3. "Endure hardness."

      4. The one who names the name of Christ should depart f rom unrighteousness. All sin. v.19 RV.

      5. Flee youthful lusts. v.22.

      6. While there are some things for the Christian worker to run from, there are others for him to run after. Righteousness, faith, love, peace. How these four are to be pursued the last part of the verse indicates, "with them that call on the name of the Lord out of a pure heart." By prayer.

      # HEBREWS 11

      INTRODUCTION. -- The subject of the chapter is faith. What the chapter teaches about faith can be summarized under five general heads:

      1. What faith is.

      2. How faith acts, or how faith shows itself.

      3. What faith gets.

      4. What faith accomplishes.

      5. How to get faith.

      I. What Faith is.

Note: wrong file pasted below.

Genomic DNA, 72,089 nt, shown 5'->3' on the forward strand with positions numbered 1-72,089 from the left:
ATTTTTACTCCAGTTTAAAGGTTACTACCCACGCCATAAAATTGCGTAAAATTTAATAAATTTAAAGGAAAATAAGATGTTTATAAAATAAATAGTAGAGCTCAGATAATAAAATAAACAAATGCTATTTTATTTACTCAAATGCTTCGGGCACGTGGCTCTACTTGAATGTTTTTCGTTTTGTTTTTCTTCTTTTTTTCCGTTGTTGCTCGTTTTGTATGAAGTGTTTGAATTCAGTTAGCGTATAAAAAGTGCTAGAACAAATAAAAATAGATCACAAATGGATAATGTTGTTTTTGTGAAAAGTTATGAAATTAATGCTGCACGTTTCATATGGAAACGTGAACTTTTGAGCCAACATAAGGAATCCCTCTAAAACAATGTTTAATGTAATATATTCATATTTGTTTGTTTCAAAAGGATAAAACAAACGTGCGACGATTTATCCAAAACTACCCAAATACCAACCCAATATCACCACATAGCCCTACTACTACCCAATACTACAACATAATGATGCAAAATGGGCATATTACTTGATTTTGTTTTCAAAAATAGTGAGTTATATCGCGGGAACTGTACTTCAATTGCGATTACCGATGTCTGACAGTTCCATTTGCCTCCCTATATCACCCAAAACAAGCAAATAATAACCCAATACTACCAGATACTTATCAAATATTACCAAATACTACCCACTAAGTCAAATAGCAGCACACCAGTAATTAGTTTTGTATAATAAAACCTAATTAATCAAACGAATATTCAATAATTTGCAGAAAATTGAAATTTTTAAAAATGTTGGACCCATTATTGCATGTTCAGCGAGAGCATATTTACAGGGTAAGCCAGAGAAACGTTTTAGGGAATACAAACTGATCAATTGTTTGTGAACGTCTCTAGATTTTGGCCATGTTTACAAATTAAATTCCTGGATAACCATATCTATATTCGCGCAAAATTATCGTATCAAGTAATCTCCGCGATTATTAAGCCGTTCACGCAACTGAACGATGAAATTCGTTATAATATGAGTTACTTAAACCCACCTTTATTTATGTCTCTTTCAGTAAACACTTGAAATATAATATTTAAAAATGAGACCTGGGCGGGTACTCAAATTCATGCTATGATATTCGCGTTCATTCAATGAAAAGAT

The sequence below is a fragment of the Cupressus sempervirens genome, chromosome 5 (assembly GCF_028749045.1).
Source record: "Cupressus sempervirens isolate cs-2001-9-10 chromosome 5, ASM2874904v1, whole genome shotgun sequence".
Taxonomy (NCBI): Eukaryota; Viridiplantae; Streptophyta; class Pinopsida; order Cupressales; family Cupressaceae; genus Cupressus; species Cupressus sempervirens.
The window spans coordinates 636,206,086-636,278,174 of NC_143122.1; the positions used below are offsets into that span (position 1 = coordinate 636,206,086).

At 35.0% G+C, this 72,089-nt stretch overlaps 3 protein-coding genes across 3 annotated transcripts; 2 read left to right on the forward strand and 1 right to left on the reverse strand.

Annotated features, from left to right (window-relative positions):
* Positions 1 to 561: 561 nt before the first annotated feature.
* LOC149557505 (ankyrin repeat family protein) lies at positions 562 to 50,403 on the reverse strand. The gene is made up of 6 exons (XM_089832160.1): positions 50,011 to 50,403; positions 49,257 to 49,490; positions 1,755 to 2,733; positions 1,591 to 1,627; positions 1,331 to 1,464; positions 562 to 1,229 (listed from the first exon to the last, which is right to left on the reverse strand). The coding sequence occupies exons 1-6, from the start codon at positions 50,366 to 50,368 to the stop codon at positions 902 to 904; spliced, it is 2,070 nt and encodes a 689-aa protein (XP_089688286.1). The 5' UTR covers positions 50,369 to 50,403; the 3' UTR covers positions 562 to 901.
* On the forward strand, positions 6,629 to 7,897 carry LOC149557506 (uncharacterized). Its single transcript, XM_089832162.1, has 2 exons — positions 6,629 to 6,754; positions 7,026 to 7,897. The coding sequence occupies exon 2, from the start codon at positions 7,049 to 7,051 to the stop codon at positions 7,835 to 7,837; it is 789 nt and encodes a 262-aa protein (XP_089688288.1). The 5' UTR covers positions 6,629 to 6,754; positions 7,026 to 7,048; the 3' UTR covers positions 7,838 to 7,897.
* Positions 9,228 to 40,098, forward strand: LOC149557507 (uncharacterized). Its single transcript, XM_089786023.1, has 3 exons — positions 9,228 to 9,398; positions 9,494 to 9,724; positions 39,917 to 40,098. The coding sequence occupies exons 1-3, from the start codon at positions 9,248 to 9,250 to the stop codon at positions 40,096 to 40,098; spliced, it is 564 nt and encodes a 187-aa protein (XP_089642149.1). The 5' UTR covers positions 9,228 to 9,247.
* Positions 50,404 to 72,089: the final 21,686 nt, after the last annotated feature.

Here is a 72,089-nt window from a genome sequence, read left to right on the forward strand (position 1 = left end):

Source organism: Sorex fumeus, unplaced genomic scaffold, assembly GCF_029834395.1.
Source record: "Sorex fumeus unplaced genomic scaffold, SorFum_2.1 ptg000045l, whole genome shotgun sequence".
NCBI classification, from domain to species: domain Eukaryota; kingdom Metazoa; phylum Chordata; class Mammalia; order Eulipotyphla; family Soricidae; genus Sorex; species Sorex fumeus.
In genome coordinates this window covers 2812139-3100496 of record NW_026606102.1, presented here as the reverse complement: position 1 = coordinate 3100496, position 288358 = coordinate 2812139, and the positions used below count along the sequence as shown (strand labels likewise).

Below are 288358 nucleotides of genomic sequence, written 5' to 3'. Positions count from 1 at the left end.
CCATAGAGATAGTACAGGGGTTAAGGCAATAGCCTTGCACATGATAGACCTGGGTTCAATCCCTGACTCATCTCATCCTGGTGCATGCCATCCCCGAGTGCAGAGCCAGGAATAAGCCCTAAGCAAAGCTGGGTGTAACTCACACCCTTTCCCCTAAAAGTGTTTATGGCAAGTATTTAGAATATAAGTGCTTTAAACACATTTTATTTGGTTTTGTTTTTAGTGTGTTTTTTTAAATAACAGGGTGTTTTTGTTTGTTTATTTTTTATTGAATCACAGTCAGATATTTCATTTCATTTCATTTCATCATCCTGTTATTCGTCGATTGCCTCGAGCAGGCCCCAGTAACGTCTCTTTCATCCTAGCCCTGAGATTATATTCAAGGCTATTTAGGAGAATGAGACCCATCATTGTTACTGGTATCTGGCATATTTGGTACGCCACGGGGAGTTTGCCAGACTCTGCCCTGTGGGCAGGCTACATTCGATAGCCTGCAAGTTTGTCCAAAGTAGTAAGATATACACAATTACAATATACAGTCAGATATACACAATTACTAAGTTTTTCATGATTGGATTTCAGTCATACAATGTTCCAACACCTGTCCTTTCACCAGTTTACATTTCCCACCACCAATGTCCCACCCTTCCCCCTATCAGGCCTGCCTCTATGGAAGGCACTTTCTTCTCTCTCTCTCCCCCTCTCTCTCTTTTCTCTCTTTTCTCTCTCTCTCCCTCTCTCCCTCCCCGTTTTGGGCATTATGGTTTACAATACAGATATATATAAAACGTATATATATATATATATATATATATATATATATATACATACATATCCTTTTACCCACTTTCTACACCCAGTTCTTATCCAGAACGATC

It is clearly and simply defined in the first verse. The Revised Version rendering of this verse is easier to understand than the Authorized Version. {"Now faith is the assurance of things hoped for, the proving of things not seen." RV.} Faith is the assurance and unshaken confidence that what God says is so even though at present there is no other evidence that it is so than that God says so.

      II. How Faith Shows Itself.

      1. Faith shows itself by standing unwaveringly on what God says. v.3.

      2. Faith shows itself in another way, i.e., by doing just what God bids. v.4.

      3. Faith shows itself again by cheerfully suffering affliction with the children of God. v.23.

      4. Faith shows itself by stopping at no sacrifice that God demands. Abraham, v.17.

      III. What Faith Gets.

      1. Faith gets testimony right from God that the believer is righteous in His sight. v.4.

      2. Faith gets salvation. v.7.

      3. Faith gets life. v.31.

      4. Faith gets power to bring forth children for God. v.11.

      5. Faith obtains a heavenly and eternal home. v.16.